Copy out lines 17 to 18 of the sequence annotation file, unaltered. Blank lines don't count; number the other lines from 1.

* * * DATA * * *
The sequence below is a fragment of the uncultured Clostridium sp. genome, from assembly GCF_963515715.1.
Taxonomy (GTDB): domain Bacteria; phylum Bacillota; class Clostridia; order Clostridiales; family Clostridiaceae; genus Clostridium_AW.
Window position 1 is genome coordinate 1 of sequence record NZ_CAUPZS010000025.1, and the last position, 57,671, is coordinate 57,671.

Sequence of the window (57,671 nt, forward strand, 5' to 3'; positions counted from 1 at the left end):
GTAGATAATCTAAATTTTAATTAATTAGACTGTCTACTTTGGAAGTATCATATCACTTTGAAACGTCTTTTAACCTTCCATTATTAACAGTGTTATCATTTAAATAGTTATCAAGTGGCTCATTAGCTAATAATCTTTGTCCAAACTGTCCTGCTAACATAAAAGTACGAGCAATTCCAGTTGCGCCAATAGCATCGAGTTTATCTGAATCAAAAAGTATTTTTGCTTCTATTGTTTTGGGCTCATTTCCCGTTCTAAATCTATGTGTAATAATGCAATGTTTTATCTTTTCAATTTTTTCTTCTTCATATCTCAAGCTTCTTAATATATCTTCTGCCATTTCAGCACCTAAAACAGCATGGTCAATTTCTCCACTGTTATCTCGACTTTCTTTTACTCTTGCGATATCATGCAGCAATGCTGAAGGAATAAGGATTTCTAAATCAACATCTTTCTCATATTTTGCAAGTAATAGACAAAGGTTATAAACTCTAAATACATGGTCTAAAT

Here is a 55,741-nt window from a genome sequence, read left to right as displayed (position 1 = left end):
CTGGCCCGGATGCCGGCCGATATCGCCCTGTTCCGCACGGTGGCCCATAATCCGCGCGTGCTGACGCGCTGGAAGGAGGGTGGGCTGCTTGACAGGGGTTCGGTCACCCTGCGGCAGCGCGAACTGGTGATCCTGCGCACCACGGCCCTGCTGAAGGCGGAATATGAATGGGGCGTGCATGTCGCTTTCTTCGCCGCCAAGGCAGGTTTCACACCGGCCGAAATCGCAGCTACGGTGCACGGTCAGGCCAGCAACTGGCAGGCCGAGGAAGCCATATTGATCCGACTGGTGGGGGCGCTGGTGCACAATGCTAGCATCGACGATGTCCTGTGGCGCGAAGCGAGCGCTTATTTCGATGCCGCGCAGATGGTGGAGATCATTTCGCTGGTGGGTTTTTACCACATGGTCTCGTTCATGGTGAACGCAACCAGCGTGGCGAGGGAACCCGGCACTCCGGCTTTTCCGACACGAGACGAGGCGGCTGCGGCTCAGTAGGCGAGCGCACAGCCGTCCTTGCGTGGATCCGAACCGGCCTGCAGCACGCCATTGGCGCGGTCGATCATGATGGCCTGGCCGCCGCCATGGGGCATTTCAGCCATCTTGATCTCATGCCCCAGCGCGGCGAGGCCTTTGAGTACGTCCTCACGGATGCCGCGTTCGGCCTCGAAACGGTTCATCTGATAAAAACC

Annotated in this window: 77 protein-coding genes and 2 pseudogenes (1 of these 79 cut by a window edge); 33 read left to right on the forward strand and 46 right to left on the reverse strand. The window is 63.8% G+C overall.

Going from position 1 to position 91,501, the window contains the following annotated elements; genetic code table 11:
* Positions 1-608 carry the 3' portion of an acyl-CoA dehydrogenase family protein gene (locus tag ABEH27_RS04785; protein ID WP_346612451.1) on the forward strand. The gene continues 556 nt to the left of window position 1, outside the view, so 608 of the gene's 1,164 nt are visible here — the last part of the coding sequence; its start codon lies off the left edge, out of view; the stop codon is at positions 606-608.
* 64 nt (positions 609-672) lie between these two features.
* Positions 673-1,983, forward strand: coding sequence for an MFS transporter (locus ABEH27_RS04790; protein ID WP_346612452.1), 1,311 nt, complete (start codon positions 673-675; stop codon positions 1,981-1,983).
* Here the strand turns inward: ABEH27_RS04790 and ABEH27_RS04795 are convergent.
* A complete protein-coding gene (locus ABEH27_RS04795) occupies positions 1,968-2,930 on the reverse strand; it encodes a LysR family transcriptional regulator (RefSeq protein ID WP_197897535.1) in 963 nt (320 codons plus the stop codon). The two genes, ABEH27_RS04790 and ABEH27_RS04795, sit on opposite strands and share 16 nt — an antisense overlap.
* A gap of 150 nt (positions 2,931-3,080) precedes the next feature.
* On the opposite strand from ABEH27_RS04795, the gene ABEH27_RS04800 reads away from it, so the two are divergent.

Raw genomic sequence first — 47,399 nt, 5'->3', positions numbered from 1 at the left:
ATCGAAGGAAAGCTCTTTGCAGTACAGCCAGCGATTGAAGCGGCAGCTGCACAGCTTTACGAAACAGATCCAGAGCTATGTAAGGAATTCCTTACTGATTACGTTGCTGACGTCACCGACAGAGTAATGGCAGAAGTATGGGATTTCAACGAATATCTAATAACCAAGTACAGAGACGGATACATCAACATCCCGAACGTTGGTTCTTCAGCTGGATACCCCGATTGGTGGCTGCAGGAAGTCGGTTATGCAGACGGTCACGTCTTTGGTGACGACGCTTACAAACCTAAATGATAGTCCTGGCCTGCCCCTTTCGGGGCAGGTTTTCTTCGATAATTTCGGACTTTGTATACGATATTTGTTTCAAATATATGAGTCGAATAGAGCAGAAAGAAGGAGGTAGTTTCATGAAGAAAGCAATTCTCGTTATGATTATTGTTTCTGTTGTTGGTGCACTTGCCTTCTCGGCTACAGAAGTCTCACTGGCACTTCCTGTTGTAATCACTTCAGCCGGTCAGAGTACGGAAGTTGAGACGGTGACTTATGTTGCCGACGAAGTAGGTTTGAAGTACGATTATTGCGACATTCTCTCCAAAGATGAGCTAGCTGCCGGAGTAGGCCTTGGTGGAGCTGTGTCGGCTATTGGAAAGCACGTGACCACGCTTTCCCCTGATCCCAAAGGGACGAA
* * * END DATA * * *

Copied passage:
Raw genomic sequence first — 47,399 nt, 5'->3', positions numbered from 1 at the left:
ATCGAAGGAAAGCTCTTTGCAGTACAGCCAGCGATTGAAGCGGCAGCTGCACAGCTTTACGAAACAGATCCAGAGCTATGTAAGGAATTCCTTACTGATTACGTTGCTGACGTCACCGACAGAGTAATGGCAGAAGTATGGGATTTCAACGAATATCTAATAACCAAGTACAGAGACGGATACATCAACATCCCGAACGTTGGTTCTTCAGCTGGATACCCCGATTGGTGGCTGCAGGAAGTCGGTTATGCAGACGGTCACGTCTTTGGTGACGACGCTTACAAACCTAAATGATAGTCCTGGCCTGCCCCTTTCGGGGCAGGTTTTCTTCGATAATTTCGGACTTTGTATACGATATTTGTTTCAAATATATGAGTCGAATAGAGCAGAAAGAAGGAGGTAGTTTCATGAAGAAAGCAATTCTCGTTATGATTATTGTTTCTGTTGTTGGTGCACTTGCCTTCTCGGCTACAGAAGTCTCACTGGCACTTCCTGTTGTAATCACTTCAGCCGGTCAGAGTACGGAAGTTGAGACGGTGACTTATGTTGCCGACGAAGTAGGTTTGAAGTACGATTATTGCGACATTCTCTCCAAAGATGAGCTAGCTGCCGGAGTAGGCCTTGGTGGAGCTGTGTCGGCTATTGGAAAGCACGTGACCACGCTTTCCCCTGATCCCAAAGGGACGAA